Ahh yes, the "I'm entitled too..." argument. Why do you think this? Have you been brainwashed by your union steward? Do you have a liberal arts degree from a Canadian University? Where does this overused entitlement argument come from otherwise?
Players are "entitled" to what the teams want to pay them. Nothing more, nothing less. If the team/league is making good $$ and a player wants more, that player walks into the GM's office and says "I want a raise." If they don't get it, they are "entitled" to take their labour elsewhere.
Any other system is harmful to the game and product.
And save me the anti-management rhetoric. The owners want to make $$ and part of that is paying for players to stick around. They (owners) know that the players and owners need each other and that they have a mutual interest in keeping pay fair. Only Labour approaches these relationships from a position of conflict. How do you get to fairness when one side (labour) is constantly trying to undermine the other?
Move on to the 21 century. You don't have to think about every employment opportunity as a chance workers to do battle with the Greedy Capitalist Class. The North American world is e very prosperous place.
1899 called. They want their social movement back.
Do you go to games to watch the coaches, training staff, and front office people stand on the sidelines?
I know I don't.
Without the players there would be no ticket sales, no TV contract, nor any reason for anyone to go to a stadium. This is the fallacy in your argument. If management does not share a reasonable amount of their revenues they will be shooting themselves in their collective feet. They will have unhappy employees (players).
Those unhappy employees (players) just tossed Scott Flory out of his position in charge of the CFLPA likely due to how they got taken to the cleaners by the owners during the last contract negotiations. They players collectively want more. Are they "entitled"? I submit they are as they are the "product" the CFL customers are buying.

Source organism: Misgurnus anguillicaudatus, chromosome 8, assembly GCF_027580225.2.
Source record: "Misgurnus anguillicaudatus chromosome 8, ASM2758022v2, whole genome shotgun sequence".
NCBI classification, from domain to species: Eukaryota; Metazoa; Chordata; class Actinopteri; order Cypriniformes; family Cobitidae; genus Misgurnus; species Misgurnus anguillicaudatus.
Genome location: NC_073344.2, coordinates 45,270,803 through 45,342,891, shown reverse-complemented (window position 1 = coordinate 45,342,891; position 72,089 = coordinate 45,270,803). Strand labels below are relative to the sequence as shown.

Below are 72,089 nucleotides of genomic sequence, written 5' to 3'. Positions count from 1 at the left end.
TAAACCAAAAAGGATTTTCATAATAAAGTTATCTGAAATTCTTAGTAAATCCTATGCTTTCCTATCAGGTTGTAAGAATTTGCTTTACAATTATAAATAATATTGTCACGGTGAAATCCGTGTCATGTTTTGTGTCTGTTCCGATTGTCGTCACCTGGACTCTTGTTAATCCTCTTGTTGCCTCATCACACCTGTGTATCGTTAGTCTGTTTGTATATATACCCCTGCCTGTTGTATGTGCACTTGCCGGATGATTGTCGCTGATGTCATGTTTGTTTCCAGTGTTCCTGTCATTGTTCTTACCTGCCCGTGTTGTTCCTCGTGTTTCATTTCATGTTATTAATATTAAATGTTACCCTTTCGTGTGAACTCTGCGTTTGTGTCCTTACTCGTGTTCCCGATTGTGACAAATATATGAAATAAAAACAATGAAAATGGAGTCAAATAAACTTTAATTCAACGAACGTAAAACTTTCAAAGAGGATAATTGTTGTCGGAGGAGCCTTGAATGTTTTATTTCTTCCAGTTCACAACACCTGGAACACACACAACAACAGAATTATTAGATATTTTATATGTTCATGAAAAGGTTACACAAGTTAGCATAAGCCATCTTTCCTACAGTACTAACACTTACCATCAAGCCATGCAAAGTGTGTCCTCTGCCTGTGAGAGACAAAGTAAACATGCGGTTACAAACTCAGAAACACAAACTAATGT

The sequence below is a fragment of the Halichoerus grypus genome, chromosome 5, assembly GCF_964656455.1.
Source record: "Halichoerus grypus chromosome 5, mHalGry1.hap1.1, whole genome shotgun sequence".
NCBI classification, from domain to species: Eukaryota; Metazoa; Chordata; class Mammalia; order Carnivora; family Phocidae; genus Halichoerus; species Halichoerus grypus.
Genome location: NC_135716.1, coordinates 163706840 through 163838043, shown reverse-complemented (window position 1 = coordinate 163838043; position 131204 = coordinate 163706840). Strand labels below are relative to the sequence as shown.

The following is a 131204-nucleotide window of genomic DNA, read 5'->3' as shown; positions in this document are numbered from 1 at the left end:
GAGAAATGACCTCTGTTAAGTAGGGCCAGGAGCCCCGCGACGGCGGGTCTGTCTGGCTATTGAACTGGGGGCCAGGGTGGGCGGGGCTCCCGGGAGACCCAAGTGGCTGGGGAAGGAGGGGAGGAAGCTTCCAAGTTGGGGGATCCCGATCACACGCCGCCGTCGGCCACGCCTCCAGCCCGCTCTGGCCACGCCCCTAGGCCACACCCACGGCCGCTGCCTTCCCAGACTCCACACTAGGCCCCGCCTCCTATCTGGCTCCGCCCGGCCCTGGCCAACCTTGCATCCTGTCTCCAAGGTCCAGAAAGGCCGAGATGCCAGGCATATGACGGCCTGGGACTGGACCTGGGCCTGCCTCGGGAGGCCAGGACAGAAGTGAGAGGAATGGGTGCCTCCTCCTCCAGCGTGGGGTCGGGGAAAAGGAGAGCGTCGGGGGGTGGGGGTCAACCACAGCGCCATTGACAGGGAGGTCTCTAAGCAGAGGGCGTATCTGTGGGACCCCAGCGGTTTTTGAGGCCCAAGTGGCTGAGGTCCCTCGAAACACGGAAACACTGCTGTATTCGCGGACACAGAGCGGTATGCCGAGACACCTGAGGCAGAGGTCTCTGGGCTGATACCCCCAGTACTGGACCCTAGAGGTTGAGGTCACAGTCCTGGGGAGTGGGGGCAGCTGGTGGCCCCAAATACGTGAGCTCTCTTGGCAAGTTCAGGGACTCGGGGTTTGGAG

From a customer service perspective, if you have unhappy employees (players), how happy are your customers going to be?:cowboy:
So if players should get 35% to 45% of revenue, what percentage of revenue should go to pay for the stadium? Management and administration? Coaching? Trainers and medical staff? Training facilities? Advertising? Travel? Franchise fees? Office facilities? Taxes? (I'm sure there are many other expenses I'm forgetting.)
What do all those percentages add up to? Whatever is left is profit. Assuming there's anything left, of course.
CFiO I did not say they should get 35% to 45% of revenue. I said a reasonable amount of their revenues. What that percentage is I have no way of knowing, not knowing what the league and individual teams' books look like. If I was able to look at those books I would be able to suggest what would be reasonable.
It was HfxTC who said 35% to 45% of revenues, which I included in my quote (and you removed because of the embedded limit quote). But it appeared that you were defending that statement, and I inferred that your "reasonable percentage" referred to that range.